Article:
Politico: Karl Rove, Mike Lee Spar On Obamacare
The war over the GOP's strategy to fight Obamacare spilled onto the radio waves Monday as Karl Rove went toe-to-toe with Utah Sen. Mike Lee for an hour on Sean Hannity's radio show. The two men represent the gaping chasm between two wings of the Republican Party on the fall spending strategy. The Utah senator and other conservatives in the House and Senate are vowing to oppose fall spending bills that contain funding for the health care law (Everett, 8/12).
The New York Times: A Former Engine Of The G.O.P., The Town Hall Meeting, Cools Down
Many lawmakers, often from safe districts, are still holding town halls throughout the month. While a number of them are drawing voters outraged over Mr. Obama's health care law, the intensity is nothing compared to the scale of 2009. But where there are no gatherings, some groups have decided to take matters into their own hands. After seeing a paltry schedule of Congressional town hall meetings this month, another major conservative group, Heritage Action for America, decided it would stage public forums of its own from Arkansas to Pennsylvania. The aim is to recruit people for a group it calls the Sentinels, a citizens' brigade of sorts, to reach lawmakers through other means, like writing letters to the editor, dialing in to talk-radio programs and mastering the language of Twitter and Facebook (Peters, 8/12).
The New York Times: New Laws And Rising Costs Create A Surge Of Supersizing Hospitals
Hospitals across the nation are being swept up in the biggest wave of mergers since the 1990s, a development that is creating giant hospital systems that could one day dominate American health care and drive up costs (Creswell and Abelson, 8/12).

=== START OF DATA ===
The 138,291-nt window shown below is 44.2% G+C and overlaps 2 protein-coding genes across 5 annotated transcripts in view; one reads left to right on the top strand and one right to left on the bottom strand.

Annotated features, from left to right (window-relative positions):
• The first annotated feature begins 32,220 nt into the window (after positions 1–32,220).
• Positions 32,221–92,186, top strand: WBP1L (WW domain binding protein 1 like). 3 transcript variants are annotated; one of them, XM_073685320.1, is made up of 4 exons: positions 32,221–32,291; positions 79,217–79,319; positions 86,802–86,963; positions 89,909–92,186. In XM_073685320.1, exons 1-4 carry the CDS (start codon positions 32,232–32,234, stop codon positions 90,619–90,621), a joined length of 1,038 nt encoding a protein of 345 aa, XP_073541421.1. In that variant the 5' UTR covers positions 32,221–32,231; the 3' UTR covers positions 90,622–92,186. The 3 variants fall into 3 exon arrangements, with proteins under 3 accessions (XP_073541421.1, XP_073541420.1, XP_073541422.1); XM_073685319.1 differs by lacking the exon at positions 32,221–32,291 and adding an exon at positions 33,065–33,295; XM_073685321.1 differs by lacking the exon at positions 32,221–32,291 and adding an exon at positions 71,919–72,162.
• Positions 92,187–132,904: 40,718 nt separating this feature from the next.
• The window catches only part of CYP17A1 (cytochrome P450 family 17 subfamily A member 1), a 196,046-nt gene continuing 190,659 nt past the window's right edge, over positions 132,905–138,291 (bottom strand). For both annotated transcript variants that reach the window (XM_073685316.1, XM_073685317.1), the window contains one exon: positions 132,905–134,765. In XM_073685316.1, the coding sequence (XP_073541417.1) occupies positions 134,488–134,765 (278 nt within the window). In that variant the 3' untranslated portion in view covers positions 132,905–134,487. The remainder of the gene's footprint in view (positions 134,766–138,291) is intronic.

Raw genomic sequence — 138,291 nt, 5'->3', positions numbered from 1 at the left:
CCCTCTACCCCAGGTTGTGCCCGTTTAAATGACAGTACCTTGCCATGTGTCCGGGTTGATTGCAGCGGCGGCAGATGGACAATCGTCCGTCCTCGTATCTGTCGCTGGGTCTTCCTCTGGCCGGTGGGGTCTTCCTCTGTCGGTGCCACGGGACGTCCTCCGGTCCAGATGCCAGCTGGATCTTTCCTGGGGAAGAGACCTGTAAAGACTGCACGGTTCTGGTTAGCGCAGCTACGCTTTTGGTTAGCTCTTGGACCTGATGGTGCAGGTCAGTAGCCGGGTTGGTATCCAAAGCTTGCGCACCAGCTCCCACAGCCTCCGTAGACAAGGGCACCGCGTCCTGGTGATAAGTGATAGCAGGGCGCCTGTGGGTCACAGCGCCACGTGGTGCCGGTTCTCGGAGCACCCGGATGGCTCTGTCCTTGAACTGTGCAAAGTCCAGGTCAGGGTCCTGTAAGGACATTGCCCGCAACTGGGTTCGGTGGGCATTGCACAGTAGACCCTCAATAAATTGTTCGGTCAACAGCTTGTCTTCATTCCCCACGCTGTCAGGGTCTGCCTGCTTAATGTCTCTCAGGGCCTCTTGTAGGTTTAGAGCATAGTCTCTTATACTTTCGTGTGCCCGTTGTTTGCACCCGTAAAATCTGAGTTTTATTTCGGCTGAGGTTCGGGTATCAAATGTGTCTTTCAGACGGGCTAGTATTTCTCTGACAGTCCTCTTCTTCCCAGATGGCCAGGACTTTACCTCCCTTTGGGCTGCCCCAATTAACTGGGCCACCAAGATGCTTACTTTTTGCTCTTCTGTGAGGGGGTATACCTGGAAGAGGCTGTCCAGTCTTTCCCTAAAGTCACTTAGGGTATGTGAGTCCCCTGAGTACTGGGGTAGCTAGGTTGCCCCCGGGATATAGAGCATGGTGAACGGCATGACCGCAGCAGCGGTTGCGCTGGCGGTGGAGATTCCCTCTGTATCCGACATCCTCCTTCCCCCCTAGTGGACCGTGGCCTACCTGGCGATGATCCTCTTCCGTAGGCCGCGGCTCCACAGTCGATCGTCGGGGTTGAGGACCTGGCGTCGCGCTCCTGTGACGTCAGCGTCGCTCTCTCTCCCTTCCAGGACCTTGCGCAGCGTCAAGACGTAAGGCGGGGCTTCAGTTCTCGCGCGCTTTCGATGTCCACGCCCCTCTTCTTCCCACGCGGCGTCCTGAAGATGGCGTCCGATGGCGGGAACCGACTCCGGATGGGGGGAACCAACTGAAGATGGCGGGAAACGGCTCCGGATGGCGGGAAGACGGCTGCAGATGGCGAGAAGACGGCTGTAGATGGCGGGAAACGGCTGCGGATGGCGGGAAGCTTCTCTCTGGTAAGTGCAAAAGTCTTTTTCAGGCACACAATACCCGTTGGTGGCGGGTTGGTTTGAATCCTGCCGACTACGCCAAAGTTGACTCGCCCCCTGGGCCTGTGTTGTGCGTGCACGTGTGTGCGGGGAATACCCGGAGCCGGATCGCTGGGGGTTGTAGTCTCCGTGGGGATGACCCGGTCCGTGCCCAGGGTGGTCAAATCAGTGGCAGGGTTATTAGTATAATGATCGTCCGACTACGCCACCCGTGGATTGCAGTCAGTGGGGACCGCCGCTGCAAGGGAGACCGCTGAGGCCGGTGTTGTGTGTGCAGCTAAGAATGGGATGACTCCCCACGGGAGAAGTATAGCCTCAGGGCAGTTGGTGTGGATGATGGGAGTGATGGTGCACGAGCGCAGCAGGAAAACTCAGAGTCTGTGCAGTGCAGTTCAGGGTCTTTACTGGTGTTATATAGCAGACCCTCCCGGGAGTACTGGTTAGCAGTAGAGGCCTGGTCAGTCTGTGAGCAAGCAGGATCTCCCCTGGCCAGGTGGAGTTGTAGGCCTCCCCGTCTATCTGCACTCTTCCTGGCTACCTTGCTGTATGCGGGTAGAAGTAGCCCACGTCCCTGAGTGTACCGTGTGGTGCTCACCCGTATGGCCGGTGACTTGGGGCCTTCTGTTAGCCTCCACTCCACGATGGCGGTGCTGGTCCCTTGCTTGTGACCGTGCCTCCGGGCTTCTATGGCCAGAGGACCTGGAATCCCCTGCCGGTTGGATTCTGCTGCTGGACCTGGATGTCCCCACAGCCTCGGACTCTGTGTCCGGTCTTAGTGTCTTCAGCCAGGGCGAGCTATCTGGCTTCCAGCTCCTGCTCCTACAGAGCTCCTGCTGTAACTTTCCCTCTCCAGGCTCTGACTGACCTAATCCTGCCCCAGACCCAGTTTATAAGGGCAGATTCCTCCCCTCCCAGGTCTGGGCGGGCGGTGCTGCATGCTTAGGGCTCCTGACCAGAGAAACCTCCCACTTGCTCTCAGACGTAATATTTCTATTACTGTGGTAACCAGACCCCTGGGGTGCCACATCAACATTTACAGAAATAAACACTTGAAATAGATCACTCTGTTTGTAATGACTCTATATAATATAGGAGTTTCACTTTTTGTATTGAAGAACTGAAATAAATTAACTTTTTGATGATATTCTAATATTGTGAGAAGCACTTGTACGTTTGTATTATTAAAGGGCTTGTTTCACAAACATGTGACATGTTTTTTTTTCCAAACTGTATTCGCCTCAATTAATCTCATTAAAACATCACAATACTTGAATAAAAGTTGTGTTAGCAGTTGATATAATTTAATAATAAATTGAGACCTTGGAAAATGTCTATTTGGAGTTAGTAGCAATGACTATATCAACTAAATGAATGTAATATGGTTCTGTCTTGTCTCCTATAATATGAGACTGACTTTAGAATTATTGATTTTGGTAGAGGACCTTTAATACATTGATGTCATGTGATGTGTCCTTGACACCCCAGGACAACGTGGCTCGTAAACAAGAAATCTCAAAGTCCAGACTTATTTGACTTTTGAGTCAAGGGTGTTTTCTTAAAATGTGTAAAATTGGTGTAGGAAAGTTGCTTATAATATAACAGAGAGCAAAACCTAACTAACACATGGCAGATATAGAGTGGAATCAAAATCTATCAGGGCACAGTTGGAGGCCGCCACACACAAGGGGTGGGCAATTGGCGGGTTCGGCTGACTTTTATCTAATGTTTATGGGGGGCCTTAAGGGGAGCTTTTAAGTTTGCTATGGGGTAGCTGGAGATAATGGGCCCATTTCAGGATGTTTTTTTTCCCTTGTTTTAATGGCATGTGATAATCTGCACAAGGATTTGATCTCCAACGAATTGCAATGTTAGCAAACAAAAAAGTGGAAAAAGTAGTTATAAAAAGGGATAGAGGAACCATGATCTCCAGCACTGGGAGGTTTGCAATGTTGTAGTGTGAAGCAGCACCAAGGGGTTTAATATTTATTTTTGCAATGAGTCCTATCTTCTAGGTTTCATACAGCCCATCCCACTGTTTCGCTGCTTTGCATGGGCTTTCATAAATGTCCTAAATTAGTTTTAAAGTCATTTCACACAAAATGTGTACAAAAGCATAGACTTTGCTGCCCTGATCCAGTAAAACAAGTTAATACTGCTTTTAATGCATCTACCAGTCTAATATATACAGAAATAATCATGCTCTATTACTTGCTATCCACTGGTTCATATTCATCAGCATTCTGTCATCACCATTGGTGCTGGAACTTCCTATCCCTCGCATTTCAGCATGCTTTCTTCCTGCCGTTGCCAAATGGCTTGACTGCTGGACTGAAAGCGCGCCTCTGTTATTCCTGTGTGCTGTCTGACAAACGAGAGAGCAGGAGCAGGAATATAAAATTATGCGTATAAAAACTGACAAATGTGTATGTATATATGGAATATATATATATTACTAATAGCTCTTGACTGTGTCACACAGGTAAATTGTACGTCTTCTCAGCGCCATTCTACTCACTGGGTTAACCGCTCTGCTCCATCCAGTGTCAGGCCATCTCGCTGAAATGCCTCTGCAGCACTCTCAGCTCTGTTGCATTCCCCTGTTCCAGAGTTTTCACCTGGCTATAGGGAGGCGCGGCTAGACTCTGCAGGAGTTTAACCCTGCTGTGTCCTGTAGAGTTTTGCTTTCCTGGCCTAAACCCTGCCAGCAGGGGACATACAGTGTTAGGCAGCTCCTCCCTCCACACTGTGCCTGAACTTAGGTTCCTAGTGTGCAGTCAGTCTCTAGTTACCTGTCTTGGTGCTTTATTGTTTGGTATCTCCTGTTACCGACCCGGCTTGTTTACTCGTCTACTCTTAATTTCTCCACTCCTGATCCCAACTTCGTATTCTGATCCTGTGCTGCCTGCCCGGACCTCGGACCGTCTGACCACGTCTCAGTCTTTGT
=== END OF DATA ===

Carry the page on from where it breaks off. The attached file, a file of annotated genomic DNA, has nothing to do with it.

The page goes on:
NPR: Patients Can Pay A High Price For ER Convenience
Medical entrepreneurs are remaking the emergency room experience. They're pulling the emergency room out of the hospital and planting it in the strip mall. It's called a "freestanding ER," and some 400 of them have opened across the country in the past four years. The trend is hot around Houston, where there are already 41 freestanding ERs and 10 more in the works (Feibel, 8/13).
Los Angeles Times: State Senators Urge Maker Of OxyContin To Turn Over Names Of Physicians
Two state senators on Monday called on the maker of OxyContin to turn over the names of California physicians it suspects recklessly prescribed its pills to drug dealers and addicts. The lawmakers were responding to an article in The Times on Sunday that described a decade-long effort by Purdue Pharma to identify potentially problematic prescribers of its potent and addictive drug (Glover and Girion, 8/12).
Los Angeles Times: Schools Can Administer Insulin Without Licensed Nurses, Court Says
California schools may give students insulin injections and other medications without having to call in licensed nurses, the state's highest court ruled Monday. … The unanimous decision was a defeat for the powerful California Nurses Assn., which had argued that only licensed healthcare workers could administer medicine under a state law that bars the unauthorized practice of nursing (Dolan, 8/12).
USA Today/Detroit Free Press: Prosecutors Seek $9 Million Bond For Cancer Doctor
If a $170,000 bond sounds too high, try $9 million. That's the latest predicament facing Farid Fata, the Oakland County, Mich., doctor charged with, among other things, intentionally misdiagnosing healthy patients with cancer and pumping them with chemo to make money (Baldas, 8/12).